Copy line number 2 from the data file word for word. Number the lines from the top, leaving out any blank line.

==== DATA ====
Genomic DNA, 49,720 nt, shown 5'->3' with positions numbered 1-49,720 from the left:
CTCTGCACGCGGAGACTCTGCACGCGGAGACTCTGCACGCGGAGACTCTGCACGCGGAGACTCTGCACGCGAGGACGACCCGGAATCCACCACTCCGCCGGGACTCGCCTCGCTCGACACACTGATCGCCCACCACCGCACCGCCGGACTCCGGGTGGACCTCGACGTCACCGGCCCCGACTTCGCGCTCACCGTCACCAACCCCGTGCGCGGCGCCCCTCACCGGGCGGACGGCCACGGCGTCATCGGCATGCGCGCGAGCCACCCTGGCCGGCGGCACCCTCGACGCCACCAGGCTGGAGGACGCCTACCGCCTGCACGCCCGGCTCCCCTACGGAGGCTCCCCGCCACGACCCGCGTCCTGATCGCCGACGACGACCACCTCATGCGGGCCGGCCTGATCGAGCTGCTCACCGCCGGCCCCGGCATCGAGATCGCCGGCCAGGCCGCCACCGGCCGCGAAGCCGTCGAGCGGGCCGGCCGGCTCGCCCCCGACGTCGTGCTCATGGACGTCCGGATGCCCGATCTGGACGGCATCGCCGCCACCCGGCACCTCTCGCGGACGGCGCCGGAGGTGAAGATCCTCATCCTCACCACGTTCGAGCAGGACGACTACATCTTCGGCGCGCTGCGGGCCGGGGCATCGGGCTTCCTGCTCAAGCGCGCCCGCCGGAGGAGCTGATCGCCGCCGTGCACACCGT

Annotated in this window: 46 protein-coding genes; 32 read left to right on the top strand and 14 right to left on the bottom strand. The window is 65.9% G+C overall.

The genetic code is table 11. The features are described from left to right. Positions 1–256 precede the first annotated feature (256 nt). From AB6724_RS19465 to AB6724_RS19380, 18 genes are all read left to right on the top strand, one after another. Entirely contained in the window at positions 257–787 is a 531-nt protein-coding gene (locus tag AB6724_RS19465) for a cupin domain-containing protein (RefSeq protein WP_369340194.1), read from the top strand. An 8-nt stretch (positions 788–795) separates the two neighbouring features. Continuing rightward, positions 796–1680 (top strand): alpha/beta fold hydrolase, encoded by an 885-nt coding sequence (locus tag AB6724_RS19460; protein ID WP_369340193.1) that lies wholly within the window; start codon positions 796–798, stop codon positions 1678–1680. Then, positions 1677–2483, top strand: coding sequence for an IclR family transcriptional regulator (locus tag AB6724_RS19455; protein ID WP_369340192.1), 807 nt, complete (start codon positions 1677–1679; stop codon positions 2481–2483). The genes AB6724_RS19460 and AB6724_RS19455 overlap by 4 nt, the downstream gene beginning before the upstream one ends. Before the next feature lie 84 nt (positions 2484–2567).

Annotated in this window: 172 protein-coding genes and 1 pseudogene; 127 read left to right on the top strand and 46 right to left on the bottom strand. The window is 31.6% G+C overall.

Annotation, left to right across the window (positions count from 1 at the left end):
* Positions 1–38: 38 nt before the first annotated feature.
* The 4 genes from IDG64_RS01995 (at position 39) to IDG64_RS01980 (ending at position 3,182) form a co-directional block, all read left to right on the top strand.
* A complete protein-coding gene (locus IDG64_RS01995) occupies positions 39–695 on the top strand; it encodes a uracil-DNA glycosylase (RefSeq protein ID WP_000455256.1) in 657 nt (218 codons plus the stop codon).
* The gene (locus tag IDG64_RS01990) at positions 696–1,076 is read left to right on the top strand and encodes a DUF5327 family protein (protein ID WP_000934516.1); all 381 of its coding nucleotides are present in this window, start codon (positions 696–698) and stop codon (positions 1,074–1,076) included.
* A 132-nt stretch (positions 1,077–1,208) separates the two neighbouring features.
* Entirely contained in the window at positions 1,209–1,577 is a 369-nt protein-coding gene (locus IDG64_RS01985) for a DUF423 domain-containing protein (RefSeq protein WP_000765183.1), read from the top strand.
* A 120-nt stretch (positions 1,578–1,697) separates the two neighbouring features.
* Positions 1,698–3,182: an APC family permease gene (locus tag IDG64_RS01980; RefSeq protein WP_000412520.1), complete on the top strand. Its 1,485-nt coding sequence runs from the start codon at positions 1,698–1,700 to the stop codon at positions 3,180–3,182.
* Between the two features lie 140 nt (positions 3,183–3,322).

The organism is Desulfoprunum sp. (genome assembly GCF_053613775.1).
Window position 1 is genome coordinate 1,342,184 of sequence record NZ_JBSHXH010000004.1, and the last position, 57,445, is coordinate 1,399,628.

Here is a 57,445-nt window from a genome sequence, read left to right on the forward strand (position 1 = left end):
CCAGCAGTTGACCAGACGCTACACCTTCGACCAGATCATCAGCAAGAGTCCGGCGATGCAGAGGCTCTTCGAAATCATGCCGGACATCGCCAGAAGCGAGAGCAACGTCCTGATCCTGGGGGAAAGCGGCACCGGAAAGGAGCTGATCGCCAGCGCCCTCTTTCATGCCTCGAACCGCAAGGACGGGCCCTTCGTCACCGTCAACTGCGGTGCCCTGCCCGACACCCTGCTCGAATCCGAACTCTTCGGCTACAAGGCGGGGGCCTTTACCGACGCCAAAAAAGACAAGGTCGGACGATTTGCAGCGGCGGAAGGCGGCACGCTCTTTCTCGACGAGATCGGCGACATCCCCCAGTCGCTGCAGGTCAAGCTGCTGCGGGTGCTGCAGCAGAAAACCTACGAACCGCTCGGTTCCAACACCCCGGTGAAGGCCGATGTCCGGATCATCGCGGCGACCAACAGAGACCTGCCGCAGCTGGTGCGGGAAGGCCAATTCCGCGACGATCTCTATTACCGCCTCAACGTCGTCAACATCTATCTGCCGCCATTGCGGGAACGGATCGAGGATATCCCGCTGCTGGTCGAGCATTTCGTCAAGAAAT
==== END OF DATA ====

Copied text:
CTCTGCACGCGGAGACTCTGCACGCGGAGACTCTGCACGCGGAGACTCTGCACGCGGAGACTCTGCACGCGAGGACGACCCGGAATCCACCACTCCGCCGGGACTCGCCTCGCTCGACACACTGATCGCCCACCACCGCACCGCCGGACTCCGGGTGGACCTCGACGTCACCGGCCCCGACTTCGCGCTCACCGTCACCAACCCCGTGCGCGGCGCCCCTCACCGGGCGGACGGCCACGGCGTCATCGGCATGCGCGCGAGCCACCCTGGCCGGCGGCACCCTCGACGCCACCAGGCTGGAGGACGCCTACCGCCTGCACGCCCGGCTCCCCTACGGAGGCTCCCCGCCACGACCCGCGTCCTGATCGCCGACGACGACCACCTCATGCGGGCCGGCCTGATCGAGCTGCTCACCGCCGGCCCCGGCATCGAGATCGCCGGCCAGGCCGCCACCGGCCGCGAAGCCGTCGAGCGGGCCGGCCGGCTCGCCCCCGACGTCGTGCTCATGGACGTCCGGATGCCCGATCTGGACGGCATCGCCGCCACCCGGCACCTCTCGCGGACGGCGCCGGAGGTGAAGATCCTCATCCTCACCACGTTCGAGCAGGACGACTACATCTTCGGCGCGCTGCGGGCCGGGGCATCGGGCTTCCTGCTCAAGCGCGCCCGCCGGAGGAGCTGATCGCCGCCGTGCACACCGT